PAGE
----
On a hilltop overlooking a river canyon somewhere in Canada many generations ago, a First Nations elder might have watched an eagle soar gracefully along on the winds and wondered what it would be like if he too could fly. That would respect his Indigenous belief that humans are deeply connected to everything they see—the wind, water, animals, sky and the Earth itself.
Fast-forward to today, and the First Peoples’ Aviation Technology Program at Ontario, Canada’s First Nations Technical Institute is making that wish a reality. For many of the flight students in the program, their ultimate goal is not to end up with an airline job; instead, they desire to become certified by Transport Canada so they can go back home and serve their communities as commercial pilots.
To better understand why an FNTI aviation-technology student learns in a different way than most any other flight student, we first must understand what “First Nations” means. “In Canada,” says Jo-Anne Tabobandung, a Bear Clan member of the Mohawk Nation and FNTI’s dean of aviation, “the term ‘Indigenous’ includes people who identify as having First Nation, Metis or Inuit ancestry, so in the USA, the term ‘Native American’ could be compared to First Nations.”
While the flight training curriculum of FNTI’s program may resemble just about any other in North America, the program and the institute it self have been designed to serve the specific educational and cultural needs of their First Nations students.
The traditions, language, heritage and strong spiritual connections of First Nations people surround every task and lesson and allow students to become immersed in a culture most have known from childhood.
For the vast majority of FNTI aviation-technology students who learn to fly professionally in the program’s fleet of nine Cessna 172s and a twin-engine Piper Aztec and Seminole, becoming licensed pilots means the students will use their new skills to fly people and supplies into extremely rural First Nations communities, including some that can be served only from the air.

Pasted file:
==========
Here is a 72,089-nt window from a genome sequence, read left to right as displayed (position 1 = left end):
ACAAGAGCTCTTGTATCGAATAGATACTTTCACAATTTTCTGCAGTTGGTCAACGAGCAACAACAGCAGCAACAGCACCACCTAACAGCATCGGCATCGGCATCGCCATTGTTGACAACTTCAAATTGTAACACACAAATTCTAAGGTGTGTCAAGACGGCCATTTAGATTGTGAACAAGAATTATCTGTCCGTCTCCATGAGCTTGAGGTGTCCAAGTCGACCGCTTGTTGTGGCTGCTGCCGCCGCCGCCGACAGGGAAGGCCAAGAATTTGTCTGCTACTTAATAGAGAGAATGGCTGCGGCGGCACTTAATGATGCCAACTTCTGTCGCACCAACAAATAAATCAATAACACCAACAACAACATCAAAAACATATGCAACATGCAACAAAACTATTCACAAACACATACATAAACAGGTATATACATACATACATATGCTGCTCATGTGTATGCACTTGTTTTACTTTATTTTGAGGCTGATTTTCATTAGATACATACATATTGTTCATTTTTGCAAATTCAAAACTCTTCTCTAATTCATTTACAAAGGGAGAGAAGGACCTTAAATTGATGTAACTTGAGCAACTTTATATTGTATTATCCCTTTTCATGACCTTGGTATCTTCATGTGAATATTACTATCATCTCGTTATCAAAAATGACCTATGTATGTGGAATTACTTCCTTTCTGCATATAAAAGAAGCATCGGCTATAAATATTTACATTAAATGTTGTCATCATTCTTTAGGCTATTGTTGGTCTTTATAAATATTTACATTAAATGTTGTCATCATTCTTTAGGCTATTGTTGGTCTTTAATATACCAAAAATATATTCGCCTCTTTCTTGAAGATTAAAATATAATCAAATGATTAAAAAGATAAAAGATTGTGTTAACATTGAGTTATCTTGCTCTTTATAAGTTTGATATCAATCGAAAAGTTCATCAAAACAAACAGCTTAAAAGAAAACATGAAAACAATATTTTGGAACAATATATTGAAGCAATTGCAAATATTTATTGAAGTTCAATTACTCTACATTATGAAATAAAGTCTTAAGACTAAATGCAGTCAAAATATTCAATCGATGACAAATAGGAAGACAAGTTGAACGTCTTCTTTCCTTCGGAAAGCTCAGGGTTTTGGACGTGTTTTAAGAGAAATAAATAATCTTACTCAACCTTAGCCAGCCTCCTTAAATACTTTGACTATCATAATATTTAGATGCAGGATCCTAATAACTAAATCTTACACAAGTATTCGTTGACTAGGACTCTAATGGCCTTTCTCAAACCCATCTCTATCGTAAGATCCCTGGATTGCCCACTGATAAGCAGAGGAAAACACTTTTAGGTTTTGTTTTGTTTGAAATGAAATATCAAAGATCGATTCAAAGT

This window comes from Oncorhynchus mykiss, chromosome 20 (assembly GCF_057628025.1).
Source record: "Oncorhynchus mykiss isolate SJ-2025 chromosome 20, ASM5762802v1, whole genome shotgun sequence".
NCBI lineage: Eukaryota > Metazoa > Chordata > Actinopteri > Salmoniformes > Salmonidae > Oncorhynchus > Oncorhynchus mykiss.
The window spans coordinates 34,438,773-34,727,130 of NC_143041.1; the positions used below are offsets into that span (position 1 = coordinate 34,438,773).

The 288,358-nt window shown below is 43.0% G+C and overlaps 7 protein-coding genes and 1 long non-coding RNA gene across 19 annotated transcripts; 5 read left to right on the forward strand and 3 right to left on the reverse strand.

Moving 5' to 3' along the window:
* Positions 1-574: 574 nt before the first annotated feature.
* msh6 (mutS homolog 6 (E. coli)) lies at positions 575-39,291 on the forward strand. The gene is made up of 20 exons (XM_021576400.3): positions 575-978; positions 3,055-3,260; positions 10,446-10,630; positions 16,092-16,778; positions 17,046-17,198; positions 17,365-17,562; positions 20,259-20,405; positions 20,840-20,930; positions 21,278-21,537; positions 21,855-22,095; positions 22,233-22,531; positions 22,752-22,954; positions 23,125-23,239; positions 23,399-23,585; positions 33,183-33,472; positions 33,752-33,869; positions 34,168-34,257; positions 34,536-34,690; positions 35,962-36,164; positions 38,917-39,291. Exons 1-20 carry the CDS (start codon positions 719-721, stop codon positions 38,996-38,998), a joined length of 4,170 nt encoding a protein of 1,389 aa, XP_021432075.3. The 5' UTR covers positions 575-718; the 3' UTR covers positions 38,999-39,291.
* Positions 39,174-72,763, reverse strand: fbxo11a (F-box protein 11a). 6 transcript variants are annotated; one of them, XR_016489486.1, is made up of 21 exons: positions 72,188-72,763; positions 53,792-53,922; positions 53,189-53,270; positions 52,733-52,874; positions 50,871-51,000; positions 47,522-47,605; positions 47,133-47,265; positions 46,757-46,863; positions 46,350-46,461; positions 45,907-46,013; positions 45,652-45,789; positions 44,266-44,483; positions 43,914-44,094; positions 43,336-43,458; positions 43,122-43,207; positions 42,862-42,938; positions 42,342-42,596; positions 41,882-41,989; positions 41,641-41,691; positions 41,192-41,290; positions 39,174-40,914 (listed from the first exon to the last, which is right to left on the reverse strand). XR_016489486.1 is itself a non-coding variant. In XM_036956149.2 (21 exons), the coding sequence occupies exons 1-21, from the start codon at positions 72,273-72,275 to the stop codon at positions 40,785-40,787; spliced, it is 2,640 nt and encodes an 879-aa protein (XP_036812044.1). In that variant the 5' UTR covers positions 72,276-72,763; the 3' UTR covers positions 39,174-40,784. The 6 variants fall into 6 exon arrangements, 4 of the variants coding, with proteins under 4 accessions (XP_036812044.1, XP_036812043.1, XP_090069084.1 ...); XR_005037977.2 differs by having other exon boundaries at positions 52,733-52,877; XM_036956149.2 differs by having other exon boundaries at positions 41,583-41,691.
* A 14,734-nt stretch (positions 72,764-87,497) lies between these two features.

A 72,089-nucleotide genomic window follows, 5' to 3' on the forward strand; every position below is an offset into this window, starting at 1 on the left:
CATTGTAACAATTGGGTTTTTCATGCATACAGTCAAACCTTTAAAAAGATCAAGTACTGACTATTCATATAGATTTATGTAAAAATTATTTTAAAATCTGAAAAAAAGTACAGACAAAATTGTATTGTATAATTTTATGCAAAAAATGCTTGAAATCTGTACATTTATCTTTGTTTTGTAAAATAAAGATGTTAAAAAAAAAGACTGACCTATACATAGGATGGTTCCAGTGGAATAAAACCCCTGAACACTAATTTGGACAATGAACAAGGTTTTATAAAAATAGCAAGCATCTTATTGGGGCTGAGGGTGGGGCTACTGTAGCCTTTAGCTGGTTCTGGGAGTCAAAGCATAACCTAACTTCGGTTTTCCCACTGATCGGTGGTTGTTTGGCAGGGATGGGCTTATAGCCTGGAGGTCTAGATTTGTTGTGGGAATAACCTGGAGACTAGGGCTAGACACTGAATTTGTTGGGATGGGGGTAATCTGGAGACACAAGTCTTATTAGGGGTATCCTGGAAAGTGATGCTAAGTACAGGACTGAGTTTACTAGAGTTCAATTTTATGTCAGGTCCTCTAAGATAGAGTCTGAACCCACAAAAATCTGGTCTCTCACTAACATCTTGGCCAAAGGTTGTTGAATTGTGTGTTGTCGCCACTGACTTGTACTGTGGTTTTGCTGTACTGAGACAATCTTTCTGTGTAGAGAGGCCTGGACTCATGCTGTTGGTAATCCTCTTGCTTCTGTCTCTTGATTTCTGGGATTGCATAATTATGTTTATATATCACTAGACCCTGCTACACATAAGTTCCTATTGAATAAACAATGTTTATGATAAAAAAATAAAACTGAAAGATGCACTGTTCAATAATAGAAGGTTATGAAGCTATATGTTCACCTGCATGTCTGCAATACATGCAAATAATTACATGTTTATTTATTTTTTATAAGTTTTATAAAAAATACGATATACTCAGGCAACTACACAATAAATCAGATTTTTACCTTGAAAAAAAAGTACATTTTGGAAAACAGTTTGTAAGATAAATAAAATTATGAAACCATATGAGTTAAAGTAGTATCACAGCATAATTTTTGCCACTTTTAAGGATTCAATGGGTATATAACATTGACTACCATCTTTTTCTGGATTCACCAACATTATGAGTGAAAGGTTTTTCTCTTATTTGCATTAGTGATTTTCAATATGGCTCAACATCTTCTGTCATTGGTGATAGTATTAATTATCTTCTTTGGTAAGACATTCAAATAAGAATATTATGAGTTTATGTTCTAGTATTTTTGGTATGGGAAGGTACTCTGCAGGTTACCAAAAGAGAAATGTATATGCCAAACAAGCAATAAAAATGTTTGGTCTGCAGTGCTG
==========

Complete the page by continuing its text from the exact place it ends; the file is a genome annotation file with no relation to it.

“Our learners come from across the country with a goal to return home and serve their communities,” Tabobandung says. “For these students, a career as a pilot can make a significant impact on the recent graduate, their families and communities. They are role models in their communities because they have achieved the goal of becoming a commercial pilot.”
How an FNTI aviation-technology student learns to fly is based on the Indigenous peoples’ “way of knowing,” explains Ka’nahsohon Kevin Deer, FNTI’s director of Indigenous knowledge quality learning and teaching excellence. “This way of knowing comes from our intimate way of understanding that in order to be a human being, we must first regard everything as an equal living being within the sacred cycle and web of life. First Nations students are exposed to the natural world at an early age with an understanding that they must try as much as possible to live in harmony with the natural world.
“To address this, our aviation program ensures that cultural advisors are present in every program delivery to share Indigenous knowledge and teachings with our students to help them to develop into well-balanced human beings. This will then ensure that our students who become pilots will make the best possible informed decisions,” he says.